● Identify and reduce barriers that prevent visitor industry companies from buying Hawai‘i Island local products.
● Create an action plan to form metrics that will determine pono practices for sustaining the cultural and natural resources.
- Develop ways for visitors to authentically engage and contribute back to Hawai‘i Island and be accountable for their actions.
“There is a limit to the amount of tourists the environment can withstand. Each site should have a maximum per day visitor limit which would include residents and visitors that can sustain or not harm the site.”
As the state and Hawai‘i Island begins to reopen to visitors, adopting Native Hawaiian practices to protect our natural resources and their health are critical to sustaining the health of our people and by extension the health of the visitor industry.
“People generally want to be respectful, but they don’t know how. Educating people before they get to the island. People should know quickly what to do and what not to do. They need to be a part of the solutions.”
The current situation provides an opportunity to support a more responsible approach to tourism that centers around place and residents. If international tourism returns to 5.1%63 annual growth when it is safe to travel, as experienced between 2009 to 2019, it will be critical to responsibly manage visitor behaviors and manage their expectations for travel.
A deeper look at consumer travel trends captured by the UNWTO listed below may help in forecasting the direction of visitor spending behaviors.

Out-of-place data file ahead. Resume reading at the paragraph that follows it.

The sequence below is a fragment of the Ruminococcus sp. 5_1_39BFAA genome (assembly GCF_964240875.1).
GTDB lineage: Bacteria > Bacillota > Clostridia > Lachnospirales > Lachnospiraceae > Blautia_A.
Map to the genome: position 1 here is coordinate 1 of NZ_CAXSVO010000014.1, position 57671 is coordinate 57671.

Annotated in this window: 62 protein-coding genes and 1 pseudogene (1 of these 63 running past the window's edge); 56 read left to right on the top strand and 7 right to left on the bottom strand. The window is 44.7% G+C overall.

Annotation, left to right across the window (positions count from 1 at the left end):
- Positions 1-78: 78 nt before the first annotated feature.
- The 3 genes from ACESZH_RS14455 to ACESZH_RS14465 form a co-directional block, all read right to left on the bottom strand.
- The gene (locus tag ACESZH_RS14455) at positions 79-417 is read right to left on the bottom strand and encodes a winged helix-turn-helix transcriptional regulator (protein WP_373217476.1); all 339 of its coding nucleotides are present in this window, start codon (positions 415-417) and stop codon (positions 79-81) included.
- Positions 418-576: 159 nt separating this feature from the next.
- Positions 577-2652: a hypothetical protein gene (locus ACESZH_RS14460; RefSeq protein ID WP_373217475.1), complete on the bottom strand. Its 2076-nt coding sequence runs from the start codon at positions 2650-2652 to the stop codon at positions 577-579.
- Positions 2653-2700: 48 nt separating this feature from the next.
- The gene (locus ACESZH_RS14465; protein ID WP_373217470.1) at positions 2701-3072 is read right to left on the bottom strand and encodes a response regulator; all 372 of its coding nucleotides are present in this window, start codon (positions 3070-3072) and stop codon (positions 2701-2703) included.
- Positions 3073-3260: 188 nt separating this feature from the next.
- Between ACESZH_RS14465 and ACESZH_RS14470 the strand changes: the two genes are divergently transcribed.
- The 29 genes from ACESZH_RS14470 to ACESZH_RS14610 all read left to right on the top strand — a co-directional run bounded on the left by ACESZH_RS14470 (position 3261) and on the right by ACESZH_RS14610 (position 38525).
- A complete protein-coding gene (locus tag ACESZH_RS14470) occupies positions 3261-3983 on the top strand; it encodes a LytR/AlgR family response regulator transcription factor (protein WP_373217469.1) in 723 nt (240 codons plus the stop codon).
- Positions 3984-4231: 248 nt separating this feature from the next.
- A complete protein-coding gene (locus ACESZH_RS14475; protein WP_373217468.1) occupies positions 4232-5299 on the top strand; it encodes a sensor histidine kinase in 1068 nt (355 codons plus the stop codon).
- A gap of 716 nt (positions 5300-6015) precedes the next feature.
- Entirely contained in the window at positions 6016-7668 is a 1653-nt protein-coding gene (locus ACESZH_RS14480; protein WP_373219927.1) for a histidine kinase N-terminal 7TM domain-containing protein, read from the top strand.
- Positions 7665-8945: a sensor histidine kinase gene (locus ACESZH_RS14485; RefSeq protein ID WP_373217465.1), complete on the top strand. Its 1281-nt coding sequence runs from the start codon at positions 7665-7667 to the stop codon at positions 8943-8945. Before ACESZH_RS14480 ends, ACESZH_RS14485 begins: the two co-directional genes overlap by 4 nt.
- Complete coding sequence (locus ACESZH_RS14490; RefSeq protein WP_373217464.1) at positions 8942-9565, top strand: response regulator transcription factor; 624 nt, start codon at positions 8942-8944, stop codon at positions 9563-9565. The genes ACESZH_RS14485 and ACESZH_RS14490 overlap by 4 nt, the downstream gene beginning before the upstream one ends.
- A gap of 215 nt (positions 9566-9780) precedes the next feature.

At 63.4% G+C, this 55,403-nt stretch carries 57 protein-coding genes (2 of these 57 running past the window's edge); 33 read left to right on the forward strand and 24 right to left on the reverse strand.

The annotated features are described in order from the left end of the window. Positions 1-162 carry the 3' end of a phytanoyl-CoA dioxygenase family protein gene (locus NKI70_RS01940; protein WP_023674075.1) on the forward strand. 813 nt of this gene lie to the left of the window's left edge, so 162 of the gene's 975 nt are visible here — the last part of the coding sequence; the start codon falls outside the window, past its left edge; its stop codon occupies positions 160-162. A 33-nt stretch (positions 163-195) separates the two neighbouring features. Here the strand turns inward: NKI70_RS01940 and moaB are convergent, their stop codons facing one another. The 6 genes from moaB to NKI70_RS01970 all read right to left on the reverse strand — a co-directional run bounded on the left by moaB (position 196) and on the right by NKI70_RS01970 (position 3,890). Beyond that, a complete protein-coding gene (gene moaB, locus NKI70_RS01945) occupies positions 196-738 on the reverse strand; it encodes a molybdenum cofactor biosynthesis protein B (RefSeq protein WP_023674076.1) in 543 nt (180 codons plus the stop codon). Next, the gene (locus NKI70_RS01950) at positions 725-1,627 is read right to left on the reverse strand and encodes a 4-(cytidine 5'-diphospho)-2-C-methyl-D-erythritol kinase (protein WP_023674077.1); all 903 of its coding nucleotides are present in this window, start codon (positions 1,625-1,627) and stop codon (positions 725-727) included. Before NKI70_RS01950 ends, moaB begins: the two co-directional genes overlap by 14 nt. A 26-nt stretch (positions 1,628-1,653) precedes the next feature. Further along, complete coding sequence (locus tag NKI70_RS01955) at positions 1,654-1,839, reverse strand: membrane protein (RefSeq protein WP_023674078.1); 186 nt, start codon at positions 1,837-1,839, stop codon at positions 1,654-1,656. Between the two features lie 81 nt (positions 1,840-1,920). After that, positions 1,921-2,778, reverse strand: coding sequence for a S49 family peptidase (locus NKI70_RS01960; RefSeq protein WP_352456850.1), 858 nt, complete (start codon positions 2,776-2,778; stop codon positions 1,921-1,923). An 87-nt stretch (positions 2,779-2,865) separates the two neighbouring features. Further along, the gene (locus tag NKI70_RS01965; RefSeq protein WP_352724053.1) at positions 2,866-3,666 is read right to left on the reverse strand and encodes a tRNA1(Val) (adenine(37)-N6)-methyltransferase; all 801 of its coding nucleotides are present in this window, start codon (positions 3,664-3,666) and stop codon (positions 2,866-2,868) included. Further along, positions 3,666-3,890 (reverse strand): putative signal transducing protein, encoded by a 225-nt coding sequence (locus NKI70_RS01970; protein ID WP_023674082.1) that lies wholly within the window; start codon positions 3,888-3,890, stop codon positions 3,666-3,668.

● Travel ‘to change’
- Live like a local
- Quest for authenticity and transformation
- Rising awareness on sustainability
- Zero plastic and climate change.● Travel ‘to show’ ‘Instagrammable’ moments, experiences and destinations.
- Pursuit of a healthy life
- Walking, wellness and sports tourism
- Rise of the ‘access’ economy-New travelers due to lower airline prices
- Solo travel & multigenerational travel- As a result of an aging population and single households.
Trends around traveling to change and the rising awareness of sustainability initiatives provide momentum to reshape the visitor industry.
The Hawaiʻi Visitors and Convention Bureau (HVCB) recently reported how “one-third (33%) of American travelers indicated they are willing to pay 10% more for travel service providers who demonstrate environmental responsibility.”
Furthermore, these conscientious travelers may take vacations more frequently than those who are not traveling for change.
Directing marketing efforts toward returning visitors who are willing to invest their money in responsible tourism and who desire authentic experiences may be an effective strategy to balance tourism, especially in the early phases of COVID-19 recovery.
Current studies forecast a dramatic decrease in visitor arrivals in the next year and paints an uncertain picture of the industry’s future. However, it presents an opportunity to reinvent tourism on Hawaiʻi Island so that it is aligned with the community’s values and helps to conserve natural and cultural resources.
I encourage you to read the report to learn more, as I pulled parts of the report I found of value in trying to show where the County and HTA are focusing their efforts on “re-imagining” tourism on this island.